Jack Crabb is 121 years old as the film begins. A collector of oral histories asks him about his past. He recounts being captured and raised by indians, becoming a gunslinger, marrying an indian, watching her killed by General George Armstrong Custer, and becoming a scout for him at Little Big Horn. Written by
John Vogel <firstname.lastname@example.org>
During the Civil War, Custer was brevetted at various times to the ranks of Major General and Brigadier General. However, by the time of the Battle of Little Big Horn (well after the end of the Civil War), Custer's rank was reduced to Lt. Colonel. In the film, his uniform does not reflect this and the men incorrectly refer to him as "General Custer" prior to and during the battle. See more »
I am, beyond a doubt, the last of the old-timers. My name is Jack Crabb. And I am the sole white survivor of the Battle of Little Big Horn, uh, uh, popularly known as Custer's Last Stand.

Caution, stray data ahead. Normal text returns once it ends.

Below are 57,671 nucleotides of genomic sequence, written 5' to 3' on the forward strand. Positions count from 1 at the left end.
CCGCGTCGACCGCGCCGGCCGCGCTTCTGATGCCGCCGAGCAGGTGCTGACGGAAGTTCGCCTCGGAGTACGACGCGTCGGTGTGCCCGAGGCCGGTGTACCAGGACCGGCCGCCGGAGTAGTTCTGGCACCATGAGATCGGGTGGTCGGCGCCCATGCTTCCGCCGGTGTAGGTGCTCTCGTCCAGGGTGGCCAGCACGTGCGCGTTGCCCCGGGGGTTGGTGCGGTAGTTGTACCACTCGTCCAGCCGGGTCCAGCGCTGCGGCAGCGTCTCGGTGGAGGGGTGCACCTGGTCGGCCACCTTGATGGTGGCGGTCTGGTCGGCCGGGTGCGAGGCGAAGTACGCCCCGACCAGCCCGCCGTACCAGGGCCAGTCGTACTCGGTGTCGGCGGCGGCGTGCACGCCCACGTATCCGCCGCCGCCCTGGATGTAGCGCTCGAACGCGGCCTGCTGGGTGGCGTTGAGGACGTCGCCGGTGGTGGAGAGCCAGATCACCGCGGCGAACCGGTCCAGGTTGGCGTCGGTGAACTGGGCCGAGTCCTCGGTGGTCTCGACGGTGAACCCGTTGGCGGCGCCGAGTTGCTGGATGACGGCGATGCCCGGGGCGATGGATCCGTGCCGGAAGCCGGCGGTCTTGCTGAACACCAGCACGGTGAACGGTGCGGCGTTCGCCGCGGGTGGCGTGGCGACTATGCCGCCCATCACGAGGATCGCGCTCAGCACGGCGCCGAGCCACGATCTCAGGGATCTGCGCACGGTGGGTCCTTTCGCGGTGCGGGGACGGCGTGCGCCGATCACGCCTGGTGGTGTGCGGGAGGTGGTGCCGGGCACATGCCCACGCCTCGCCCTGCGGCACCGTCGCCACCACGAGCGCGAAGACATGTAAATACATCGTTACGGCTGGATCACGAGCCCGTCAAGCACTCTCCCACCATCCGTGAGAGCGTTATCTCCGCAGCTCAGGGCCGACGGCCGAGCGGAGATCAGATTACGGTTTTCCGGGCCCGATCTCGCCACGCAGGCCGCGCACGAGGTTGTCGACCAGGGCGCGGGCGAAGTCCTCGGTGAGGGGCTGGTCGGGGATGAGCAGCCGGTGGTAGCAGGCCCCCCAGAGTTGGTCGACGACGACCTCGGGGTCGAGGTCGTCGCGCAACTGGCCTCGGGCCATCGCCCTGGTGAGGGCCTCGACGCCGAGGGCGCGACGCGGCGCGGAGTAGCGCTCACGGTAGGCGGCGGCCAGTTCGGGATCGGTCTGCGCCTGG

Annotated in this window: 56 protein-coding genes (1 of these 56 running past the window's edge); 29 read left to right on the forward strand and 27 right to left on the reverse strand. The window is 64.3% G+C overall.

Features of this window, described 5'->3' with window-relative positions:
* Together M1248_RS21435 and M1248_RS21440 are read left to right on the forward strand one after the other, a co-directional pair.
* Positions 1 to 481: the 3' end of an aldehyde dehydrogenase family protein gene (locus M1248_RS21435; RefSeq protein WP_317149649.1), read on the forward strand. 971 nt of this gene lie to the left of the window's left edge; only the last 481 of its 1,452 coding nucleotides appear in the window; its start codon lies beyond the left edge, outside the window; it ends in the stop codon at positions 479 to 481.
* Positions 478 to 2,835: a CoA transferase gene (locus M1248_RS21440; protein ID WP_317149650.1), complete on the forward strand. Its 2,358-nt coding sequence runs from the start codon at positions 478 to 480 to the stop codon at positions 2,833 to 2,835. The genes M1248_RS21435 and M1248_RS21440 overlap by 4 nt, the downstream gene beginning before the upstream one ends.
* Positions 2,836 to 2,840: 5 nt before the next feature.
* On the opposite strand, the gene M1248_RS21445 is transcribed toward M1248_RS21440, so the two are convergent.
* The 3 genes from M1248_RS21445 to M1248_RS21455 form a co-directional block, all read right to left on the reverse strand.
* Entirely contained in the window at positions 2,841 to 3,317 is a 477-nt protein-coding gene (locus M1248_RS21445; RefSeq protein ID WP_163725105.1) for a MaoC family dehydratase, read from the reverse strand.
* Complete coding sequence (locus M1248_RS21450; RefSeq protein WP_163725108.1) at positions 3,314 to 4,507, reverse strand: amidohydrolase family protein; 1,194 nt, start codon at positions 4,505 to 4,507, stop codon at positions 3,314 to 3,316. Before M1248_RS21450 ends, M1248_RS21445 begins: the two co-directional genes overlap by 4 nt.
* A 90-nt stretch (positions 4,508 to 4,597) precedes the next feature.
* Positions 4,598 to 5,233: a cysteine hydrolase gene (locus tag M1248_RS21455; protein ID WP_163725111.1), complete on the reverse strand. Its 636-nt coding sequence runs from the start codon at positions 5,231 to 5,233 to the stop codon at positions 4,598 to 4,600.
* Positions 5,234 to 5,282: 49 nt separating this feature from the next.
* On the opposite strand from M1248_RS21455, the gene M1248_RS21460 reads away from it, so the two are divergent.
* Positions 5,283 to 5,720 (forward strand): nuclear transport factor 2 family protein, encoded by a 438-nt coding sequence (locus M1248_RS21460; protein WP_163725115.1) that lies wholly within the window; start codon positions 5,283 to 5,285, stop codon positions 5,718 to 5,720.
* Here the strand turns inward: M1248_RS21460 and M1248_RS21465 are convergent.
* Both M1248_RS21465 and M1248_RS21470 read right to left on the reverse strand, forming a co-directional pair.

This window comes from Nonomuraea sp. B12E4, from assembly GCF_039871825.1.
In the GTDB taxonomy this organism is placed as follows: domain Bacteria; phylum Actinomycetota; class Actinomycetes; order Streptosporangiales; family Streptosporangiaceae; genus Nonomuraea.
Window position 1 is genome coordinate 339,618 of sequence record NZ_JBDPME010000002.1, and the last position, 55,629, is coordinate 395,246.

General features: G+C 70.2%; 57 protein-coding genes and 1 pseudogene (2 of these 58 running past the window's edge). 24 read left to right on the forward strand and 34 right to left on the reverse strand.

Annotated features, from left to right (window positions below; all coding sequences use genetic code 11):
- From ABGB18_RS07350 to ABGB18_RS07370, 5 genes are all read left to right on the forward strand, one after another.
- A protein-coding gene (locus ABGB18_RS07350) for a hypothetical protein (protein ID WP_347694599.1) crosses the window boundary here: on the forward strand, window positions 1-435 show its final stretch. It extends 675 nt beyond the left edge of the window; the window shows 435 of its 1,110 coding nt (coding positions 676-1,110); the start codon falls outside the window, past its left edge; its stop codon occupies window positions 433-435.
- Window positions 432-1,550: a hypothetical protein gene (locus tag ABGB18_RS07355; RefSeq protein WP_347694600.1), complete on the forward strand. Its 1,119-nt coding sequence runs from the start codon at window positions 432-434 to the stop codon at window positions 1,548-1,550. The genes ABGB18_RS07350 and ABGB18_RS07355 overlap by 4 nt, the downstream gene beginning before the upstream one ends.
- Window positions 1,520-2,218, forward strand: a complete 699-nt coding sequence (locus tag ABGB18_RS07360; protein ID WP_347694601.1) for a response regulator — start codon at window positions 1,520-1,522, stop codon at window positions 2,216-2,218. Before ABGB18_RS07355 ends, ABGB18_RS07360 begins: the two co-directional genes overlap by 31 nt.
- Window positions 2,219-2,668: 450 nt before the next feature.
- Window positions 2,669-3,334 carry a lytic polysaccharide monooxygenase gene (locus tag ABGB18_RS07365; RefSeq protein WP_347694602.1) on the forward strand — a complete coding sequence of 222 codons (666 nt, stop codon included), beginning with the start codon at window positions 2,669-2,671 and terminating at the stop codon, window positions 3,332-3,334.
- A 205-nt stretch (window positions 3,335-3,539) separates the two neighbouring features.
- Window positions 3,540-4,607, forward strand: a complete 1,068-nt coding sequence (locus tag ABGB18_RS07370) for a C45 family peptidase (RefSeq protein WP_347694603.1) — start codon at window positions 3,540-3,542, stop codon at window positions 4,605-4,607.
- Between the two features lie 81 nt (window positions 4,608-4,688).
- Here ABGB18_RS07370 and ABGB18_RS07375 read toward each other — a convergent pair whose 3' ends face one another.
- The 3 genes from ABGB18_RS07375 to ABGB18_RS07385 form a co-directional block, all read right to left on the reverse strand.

See more »
Ground-breaking revisionist western and pure seventies gold
This was one of the first neo- or revisionist-westerns and it really is a bit of a shame younger audiences mostly don't seem to know it: this is classic seventies gold. Arthur Penn, one of the driving forces behind the so called New-Hollywood (he also directed 'Bonnie and Clyde'), delivered a masterpiece - with a fantastic Dustin Hoffman.
It's an epic, tragic tale - but one told with an often very funny voice. Part satire, part honest look at America's dark and untold history, the tone and narrative structure of this film were ground-breaking. And it still looks fresh: the script, the acting, the camera, the music: everything still oozes quality more than 40 years later. A timeless classic. 9 stars out of 10.